Of course, I know from experience that doing so will open you to unfair attacks that you’re an intolerant bigot, but that’s where the real courage is, not in reporting thought-crimes to the mob via social media.

  • Jamie Dunnon

    This is yet another example of the tyranny of the minority–the flawed notion that all, not just a few, institutions need to invest time, effort and $ to meet the self-proclaimed needs of a minuscule number of individuals. We are 19 Trillion dollars in the hole–at what point does the absurdity of meeting everyone’s needs become the straw that breaks the nation’s back?

    Yet so many get up on their ethical/ideological high horse and proclaim their disdain for those that question the need to change all for a few. Few of these Face Book heroes, however, pay the bill. It’s easy to be a saint as long as you can avoid the pain of martyrdom.

    • Rhett Hardwick

      Here is a proposition, I would be interested in responses.
      If tomorrow I were to put on a skirt, present myself at the Providence police station, announce that I now identify as a female, and demanded to use the ladies room; what result?

      • tdickinson

        Okay, here is a response, since you’re interested. I do not know what they would do but I hope they would simply take you at your word and allow you to use the bathroom, raising an eyebrow at you behind your back in gentle mockery of your ostentatious “demand” to do something so simple and mundane.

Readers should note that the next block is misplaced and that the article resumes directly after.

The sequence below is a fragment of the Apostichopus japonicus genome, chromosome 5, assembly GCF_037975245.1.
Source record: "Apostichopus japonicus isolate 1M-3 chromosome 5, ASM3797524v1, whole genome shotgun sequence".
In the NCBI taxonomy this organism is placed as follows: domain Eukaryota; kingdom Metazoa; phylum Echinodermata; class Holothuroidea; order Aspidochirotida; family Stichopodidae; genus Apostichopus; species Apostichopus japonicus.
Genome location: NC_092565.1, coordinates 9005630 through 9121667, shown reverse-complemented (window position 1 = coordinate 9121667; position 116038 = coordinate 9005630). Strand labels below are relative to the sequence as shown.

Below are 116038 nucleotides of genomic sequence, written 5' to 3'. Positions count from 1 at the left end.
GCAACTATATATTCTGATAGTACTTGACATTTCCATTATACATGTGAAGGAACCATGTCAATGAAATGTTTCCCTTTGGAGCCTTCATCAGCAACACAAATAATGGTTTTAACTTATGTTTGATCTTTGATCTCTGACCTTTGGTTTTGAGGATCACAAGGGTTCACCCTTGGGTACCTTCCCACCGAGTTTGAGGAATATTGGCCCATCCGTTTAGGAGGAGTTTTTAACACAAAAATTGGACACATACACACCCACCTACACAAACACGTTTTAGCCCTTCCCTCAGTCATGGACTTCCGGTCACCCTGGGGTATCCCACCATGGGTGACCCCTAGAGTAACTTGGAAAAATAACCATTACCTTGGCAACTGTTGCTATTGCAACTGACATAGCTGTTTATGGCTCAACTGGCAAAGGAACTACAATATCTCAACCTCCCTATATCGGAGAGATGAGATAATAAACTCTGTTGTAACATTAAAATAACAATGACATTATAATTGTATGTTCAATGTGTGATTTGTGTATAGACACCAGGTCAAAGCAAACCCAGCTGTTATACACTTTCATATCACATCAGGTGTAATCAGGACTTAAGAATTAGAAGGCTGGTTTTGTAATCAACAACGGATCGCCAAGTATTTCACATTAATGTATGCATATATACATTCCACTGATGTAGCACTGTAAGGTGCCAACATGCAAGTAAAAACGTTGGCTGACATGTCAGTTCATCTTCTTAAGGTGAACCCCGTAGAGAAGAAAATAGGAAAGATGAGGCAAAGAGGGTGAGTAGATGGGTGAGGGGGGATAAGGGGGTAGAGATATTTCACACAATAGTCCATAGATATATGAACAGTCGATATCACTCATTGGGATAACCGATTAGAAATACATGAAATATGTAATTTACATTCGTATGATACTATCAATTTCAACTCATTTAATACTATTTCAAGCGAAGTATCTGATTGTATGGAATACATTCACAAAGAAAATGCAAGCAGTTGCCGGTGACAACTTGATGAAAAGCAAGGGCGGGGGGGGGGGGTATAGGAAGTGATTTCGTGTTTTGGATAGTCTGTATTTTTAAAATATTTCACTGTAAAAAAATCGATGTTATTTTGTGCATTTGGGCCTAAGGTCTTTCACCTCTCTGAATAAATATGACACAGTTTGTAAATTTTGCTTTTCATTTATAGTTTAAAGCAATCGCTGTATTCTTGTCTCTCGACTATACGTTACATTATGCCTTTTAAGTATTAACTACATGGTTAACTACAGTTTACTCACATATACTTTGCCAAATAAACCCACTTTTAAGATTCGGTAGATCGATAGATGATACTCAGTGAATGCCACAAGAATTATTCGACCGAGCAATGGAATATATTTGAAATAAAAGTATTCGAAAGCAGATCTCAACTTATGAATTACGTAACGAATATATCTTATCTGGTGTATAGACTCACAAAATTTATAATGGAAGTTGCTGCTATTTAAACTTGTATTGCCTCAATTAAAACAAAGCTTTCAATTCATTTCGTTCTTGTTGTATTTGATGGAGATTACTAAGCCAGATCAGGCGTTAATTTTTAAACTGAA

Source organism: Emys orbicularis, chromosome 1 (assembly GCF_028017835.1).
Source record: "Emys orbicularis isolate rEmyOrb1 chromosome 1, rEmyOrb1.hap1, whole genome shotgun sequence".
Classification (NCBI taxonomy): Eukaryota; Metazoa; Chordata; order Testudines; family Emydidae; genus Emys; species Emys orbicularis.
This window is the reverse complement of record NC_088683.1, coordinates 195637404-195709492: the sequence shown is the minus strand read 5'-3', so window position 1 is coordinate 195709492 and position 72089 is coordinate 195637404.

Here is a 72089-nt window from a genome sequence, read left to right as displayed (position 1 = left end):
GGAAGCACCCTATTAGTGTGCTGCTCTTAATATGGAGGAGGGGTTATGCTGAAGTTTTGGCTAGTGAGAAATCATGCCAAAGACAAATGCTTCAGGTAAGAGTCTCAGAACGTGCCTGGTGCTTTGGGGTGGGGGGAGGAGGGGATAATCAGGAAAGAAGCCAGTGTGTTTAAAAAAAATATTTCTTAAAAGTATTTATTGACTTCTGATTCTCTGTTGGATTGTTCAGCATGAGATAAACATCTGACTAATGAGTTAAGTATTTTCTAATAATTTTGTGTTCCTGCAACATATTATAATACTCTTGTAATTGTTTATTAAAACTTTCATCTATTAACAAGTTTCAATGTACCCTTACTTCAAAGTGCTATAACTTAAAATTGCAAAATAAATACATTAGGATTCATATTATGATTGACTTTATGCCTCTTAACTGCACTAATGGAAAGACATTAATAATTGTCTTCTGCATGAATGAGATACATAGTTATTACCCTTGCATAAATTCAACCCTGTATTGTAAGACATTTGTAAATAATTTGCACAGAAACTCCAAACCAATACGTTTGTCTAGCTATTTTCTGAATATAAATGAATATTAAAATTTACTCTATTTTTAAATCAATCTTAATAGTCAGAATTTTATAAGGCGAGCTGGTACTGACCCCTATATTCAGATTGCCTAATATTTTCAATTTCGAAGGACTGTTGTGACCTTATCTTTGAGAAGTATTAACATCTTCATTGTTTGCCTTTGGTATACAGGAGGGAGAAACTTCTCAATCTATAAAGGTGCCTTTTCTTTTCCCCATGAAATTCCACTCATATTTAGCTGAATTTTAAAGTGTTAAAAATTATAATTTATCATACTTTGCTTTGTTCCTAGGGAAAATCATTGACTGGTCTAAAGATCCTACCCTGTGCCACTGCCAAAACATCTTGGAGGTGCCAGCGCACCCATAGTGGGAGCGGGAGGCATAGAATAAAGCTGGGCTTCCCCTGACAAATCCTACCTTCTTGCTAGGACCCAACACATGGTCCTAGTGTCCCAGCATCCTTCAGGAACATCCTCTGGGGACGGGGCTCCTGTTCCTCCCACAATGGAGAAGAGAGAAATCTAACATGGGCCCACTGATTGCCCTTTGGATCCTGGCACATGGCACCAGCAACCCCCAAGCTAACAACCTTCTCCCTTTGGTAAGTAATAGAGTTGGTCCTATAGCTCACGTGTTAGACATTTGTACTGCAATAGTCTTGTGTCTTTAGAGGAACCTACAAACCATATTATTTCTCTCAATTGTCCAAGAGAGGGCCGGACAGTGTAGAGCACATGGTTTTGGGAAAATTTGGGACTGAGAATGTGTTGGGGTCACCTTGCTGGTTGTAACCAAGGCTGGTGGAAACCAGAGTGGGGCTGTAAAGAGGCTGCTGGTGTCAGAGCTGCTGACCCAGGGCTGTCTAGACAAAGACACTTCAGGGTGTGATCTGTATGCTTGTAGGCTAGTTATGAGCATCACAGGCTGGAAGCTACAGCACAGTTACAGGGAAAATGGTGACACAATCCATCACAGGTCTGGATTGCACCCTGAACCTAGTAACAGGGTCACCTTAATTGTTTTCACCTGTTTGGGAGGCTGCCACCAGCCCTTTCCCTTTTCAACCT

Since it seems to me based on the way you have framed the question that you do not actually identify as a woman (and my apologies if I’ve misread your comment), it would be unfortunate that you had acted in bad faith and deceived the unsuspecting state house personnel out of some misguided attempt to make a hazily defined statement in protest of other people’s thoughts about their own identities.

        On the other hand it is also possible that they would prevent you to take you at your word, which would be doubly unfortunate: their refusal to take you at your word and your bad faith actions being the proverbial two wrongs that don’t make a right.

        • Mike678

          What of the women in this public bathroom that are not comfortable with having a biological male in their bathroom? Do their opinions/right to privacy not count? Does the “women” sign on the door create an expectation that should be met?